Estimated read time: 7-8 minutes
SANDY — The future of Little Cottonwood Canyon became one of Monica Zoltanski's major talking points during her campaign in last fall's Sandy mayoral race.
She says it came with good reason. As she knocked on doors in the weeks leading up to the election, she said she kept hearing from residents of the city who opposed the plan for a new gondola; complaints about the idea haven't stopped after she took over as the mayor of Salt Lake County's fourth-largest city.
"The people of Sandy do not want a gondola up this canyon," she said Wednesday afternoon, to the applause of a crowd of opponents of the project gathered at G.K. Gilbert Geologic View Park near the mouth of the canyon. "I will exhaust my last breath to make sure the decision-makers know this."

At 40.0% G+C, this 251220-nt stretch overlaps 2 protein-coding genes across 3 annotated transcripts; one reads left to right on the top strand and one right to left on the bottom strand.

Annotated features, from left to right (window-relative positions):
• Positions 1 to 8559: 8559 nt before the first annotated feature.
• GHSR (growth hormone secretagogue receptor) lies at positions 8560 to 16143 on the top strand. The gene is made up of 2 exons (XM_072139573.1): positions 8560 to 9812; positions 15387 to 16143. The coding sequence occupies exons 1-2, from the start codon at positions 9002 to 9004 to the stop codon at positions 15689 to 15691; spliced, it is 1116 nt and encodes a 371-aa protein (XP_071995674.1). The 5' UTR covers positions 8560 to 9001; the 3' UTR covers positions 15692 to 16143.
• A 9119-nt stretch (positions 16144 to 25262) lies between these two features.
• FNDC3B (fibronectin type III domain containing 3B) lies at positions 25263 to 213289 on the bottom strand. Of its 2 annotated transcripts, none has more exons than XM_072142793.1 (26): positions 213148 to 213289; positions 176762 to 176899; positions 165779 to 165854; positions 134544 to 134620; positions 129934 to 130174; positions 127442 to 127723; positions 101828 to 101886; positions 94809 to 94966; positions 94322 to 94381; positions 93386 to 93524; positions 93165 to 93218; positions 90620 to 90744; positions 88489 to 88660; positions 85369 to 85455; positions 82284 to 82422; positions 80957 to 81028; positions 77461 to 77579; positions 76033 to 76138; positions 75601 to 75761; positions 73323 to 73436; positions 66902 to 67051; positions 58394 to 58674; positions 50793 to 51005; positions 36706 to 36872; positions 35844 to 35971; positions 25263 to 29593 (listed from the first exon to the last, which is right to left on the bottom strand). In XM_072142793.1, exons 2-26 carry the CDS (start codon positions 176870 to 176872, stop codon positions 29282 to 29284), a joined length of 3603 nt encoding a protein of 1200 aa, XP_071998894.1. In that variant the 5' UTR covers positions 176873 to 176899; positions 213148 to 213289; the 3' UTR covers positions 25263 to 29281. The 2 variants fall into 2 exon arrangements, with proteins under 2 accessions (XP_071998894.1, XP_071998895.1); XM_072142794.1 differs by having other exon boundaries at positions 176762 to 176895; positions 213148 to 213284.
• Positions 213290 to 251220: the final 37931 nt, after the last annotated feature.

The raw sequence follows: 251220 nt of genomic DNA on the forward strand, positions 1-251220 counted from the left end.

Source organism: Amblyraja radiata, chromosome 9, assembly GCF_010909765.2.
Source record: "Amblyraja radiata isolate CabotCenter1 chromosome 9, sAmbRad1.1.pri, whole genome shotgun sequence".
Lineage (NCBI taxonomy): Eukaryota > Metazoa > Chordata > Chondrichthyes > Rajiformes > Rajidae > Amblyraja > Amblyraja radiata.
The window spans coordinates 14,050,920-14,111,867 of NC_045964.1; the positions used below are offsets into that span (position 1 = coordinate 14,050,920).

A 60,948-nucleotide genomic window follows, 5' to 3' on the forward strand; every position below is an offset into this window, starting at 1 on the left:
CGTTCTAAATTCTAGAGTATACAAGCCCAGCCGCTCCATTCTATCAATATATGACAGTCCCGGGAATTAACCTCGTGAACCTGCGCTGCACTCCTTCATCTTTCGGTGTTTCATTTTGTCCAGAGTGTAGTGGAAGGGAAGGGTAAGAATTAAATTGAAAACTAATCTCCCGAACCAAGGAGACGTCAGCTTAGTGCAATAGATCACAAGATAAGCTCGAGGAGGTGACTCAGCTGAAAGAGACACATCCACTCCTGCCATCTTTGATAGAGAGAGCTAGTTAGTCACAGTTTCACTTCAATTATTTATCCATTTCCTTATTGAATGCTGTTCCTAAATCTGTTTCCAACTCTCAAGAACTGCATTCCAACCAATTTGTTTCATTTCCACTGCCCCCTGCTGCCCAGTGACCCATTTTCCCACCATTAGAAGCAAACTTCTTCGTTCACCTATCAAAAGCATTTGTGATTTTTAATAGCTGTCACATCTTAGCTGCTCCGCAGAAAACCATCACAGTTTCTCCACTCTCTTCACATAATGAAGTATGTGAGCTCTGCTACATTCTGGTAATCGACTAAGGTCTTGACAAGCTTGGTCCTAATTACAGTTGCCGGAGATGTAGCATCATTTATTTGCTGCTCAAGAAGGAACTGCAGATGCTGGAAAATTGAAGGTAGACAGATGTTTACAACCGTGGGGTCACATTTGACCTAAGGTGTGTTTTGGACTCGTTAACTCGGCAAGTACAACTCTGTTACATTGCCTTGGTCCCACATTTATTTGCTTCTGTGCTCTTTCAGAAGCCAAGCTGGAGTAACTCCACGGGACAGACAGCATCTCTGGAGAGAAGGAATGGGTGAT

Salt Lake County Mayor Jenny Wilson and five members of the Salt Lake County Council joined Zoltanski in pushing back against the gondola option Wednesday, as did Sen. Jani Iwamoto, D-Holladay, Rep. Gay Lynn Bennion, D-Cottonwood Heights, and a handful of other state and local leaders from across the political aisle.
It wasn't just government officials sounding off on the idea, either. Representatives of nearly a dozen community groups joined in calling on the Utah Department of Transportation to nix the gondola option as the agency nears a decision on a preferred project to handle traffic in the canyon. The groups included:
- Friends of Alta
- Friends of Little Cottonwood Canyon
- Latino Outdoors Salt Lake City
- League of Women Voters of Salt Lake
- Salt Lake Climbers Alliance
- Save Not Pave
- Save Our Canyons
- Students for the Wasatch
- Wasatch Backcountry Alliance
- Wasatch Mountain Club
"Before destroying a canyon with towers and wider roads, we have other solutions that are much easier to implement that we can pursue," said Carl Fisher, executive director for the nonprofit Save Our Canyons. "One can argue this is more about economic development than solving transportation. The gondola is just a gimmick."